April 9, 2015
A copy of the court opinion by Judge Karen Suter which granted Bellator MMA’s injunction in its lawsuit against Rampage Jackson was made public.
After oral argument on April 2nd, the Court issued its opinion on April 7th. MMA Fighting provides a copy of the lawsuit here.
The court made it abundantly clear that it was not deciding the merits of the case and specifically that it was not deciding whether the contract between Bellator and Rampage was breached. However, it made clear that Bellator had proved its case
Although the Court referred to several cases involving boxers that sign promotional agreements and then seek additional help from other promoters, the Court distinguished this case based on the exclusivity of Bellator’s agreement with Rampage. It sided with Bellator in its argument that it was likely that Rampage breached its contract despite the arguments raised.
As previously stated, the Court found “clear and convincing” of the following on behalf of Bellator. The four factors in determining a preliminary injunction are as follows:
- A substantial likelihood of success on the merits of the case;
- There is a substantial threat of irreparable damage or injury if the injunction is not granted;
- The “balance of harms” (threatened injury) weighs in favor of the party seeking the preliminary injunction;
- Granting an injunction would serve the public interest.
Some interesting points from the 25 page ruling.
- The Court emphasized the exclusivity of the contract between Bellator and Jackson. It also stressed the fame and notoriety of Jackson as evidence that Bellator would suffer injury if Jackson were allowed to participate at UFC 186.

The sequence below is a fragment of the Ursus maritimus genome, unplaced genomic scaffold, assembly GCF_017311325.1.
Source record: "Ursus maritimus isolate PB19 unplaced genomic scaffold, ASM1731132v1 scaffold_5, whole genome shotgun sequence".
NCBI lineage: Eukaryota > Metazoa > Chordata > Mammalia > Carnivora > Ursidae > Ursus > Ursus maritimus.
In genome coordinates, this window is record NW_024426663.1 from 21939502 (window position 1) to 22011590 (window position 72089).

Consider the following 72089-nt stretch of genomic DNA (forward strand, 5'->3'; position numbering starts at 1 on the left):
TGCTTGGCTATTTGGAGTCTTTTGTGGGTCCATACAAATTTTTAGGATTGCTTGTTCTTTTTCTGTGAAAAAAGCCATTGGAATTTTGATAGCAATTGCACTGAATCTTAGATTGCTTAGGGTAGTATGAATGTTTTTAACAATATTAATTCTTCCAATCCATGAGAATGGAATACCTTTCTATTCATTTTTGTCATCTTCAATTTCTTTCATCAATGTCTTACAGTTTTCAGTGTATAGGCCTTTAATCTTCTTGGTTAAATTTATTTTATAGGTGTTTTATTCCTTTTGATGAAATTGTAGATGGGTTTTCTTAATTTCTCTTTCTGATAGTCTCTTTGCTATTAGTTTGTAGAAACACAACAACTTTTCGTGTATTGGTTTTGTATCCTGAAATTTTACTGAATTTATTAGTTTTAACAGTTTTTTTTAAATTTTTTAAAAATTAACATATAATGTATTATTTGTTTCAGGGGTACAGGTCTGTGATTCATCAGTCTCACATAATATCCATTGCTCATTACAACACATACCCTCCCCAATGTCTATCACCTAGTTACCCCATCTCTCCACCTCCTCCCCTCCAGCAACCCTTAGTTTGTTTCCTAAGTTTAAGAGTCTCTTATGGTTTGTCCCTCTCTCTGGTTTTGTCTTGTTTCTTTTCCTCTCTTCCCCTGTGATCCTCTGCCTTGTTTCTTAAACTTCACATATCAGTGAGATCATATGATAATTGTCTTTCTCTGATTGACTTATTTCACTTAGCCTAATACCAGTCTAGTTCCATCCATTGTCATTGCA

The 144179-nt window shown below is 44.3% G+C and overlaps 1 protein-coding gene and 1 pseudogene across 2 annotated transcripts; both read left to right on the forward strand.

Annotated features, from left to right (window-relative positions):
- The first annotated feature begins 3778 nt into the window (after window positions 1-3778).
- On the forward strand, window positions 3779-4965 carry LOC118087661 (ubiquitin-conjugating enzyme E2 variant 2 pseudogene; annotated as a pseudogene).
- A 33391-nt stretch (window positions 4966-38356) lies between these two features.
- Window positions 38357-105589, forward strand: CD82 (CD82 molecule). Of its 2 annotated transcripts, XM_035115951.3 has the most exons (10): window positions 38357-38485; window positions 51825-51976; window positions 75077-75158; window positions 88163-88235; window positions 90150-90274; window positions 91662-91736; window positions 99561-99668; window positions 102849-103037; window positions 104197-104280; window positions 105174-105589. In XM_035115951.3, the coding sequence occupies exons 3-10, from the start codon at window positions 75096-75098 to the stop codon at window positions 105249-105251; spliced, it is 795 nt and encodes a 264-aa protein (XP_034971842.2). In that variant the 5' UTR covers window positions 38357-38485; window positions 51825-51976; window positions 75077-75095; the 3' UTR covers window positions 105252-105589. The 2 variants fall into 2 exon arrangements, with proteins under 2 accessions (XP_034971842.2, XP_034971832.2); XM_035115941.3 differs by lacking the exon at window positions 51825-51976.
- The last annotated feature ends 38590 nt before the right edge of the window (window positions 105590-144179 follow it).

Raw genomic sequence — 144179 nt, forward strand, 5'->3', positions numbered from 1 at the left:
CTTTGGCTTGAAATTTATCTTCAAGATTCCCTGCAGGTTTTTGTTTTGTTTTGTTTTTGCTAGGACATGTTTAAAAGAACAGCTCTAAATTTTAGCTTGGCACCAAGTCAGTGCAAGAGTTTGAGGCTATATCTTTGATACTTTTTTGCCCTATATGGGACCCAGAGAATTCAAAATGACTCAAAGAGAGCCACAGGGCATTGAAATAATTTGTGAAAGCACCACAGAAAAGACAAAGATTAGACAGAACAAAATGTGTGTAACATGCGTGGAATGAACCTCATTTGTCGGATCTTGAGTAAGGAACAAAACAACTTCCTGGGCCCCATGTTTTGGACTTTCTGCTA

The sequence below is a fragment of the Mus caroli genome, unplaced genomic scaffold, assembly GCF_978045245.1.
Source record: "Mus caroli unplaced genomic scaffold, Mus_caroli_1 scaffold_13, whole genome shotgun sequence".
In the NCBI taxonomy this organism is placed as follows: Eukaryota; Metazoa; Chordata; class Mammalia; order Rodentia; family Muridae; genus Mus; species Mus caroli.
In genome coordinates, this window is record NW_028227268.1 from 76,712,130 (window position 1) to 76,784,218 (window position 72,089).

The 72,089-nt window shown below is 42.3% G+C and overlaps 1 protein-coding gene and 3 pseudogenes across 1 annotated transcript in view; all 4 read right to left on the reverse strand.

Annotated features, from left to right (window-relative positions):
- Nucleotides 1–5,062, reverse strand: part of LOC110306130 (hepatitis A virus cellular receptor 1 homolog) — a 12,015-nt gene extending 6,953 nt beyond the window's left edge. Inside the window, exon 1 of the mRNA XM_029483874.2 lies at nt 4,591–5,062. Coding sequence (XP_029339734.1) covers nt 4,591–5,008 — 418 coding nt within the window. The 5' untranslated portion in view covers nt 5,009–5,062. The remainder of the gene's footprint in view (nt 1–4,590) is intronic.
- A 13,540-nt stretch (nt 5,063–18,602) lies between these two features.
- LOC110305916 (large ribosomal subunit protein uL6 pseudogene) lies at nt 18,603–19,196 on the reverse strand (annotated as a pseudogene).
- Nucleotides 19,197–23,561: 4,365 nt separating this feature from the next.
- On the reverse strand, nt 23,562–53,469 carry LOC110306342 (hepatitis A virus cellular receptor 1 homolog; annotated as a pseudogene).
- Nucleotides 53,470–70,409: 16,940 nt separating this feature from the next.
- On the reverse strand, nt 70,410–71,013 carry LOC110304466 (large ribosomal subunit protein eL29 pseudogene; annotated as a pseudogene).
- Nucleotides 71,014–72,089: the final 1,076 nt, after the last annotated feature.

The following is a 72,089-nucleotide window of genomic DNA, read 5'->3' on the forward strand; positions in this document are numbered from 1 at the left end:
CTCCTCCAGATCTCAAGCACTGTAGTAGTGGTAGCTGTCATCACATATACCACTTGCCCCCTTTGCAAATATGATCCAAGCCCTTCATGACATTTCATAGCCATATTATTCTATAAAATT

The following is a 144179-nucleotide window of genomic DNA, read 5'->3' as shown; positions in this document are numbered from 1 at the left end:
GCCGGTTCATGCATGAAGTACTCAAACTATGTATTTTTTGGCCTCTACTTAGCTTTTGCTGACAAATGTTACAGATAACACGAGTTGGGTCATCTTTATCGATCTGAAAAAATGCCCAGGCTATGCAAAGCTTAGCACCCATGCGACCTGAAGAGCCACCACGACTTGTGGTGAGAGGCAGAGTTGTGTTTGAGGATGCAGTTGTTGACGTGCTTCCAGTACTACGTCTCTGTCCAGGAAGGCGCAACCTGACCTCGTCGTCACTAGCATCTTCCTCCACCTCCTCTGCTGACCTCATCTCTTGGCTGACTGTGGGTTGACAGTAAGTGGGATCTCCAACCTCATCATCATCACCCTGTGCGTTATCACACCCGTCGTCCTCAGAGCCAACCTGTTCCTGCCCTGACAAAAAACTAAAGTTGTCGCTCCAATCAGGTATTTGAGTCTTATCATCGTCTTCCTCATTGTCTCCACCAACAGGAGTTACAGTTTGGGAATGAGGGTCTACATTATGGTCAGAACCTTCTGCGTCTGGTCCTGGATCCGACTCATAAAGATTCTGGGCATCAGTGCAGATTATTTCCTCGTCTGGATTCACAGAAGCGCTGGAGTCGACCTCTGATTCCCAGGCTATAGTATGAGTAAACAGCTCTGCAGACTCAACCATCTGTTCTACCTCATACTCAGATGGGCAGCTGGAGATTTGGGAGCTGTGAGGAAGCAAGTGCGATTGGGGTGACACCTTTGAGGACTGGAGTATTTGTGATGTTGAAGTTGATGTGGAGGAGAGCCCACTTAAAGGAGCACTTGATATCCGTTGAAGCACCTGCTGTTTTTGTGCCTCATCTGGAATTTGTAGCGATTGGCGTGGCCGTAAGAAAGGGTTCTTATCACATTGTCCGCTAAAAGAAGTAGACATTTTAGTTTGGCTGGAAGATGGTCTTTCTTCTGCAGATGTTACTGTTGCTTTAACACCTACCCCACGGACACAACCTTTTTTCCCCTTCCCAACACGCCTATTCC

- The Court did not buy the argument that Bellator breached its contract since it did not provide Rampage or his management with PPV summary report. The Court indicated Bellator had substantially complied with the information and that not providing the PPV summary was not a material breach of the contract.
- Rampage’s claim that his fights were not adequately promoted by Bellator and the need to obtain the PPV summary was necessary fell flat. The Court ruled that there was no marketing provision setting a certain amount of money that was required to promote his fights. Even without producing the summary report for PPV, there would be no breach since the actual compensation Rampage received was not in dispute. Furthermore, the Court opined that Rampage offered no rationale for why Bellator would not want to market and promote one of the company’s top stars.
- The Court sided with Bellator with its argument that if Rampage were allowed to fight at UFC 186, it would harm Bellator more than just monetarily, but from a reputation and brand standpoint. Bellator argued that the “MMA community” would denigrate Bellator if Rampage were allowed to leave for the UFC. Moreover, Bellator argued that denying the injunction would be a sign to other fighters and their managers that they could just “ignore their contracts” and leave for perceived better opportunities. Bellator also argued that if Rampage were to leave, Bellator would have lost out on the time and money it had invested in promoting him.
- The opinion also notes that on December 4, 2014 Scott Coker claims to have notified the UFC that Rampage was still under contract while negotiations by Rampage to the UFC were ongoing. This seems to call into question how much the UFC knew about the Bellator-Rampage contract dispute. It also calls into question the UFC’s decision to sign him and then put him on a card prior to a legal determination.
In the end, Rampage and his legal team may win this court battle, but the first big decision out of this case falls in Bellator’s favor. The Court opinion preventing him to fight at UFC 186 is not a good indicator of things to come. Certainly, the Court made it clear it was not ruling on whether a breach occurred, but the threshold for proving a preliminary injunction is warranted is high (“clear and convincing” as opposed to “more likely than not”). We will see what Rampage’s legal team decides on whether it will appeal the decision.
Another issue that was raised in passing was the knowledge that the UFC may have known about the contract issues with Bellator. There could have been potential legal action between Bellator and UFC regarding interference with a contract but it seems as though Bellator did not want to pick that fight just yet.
MMA Payout will keep you posted on this.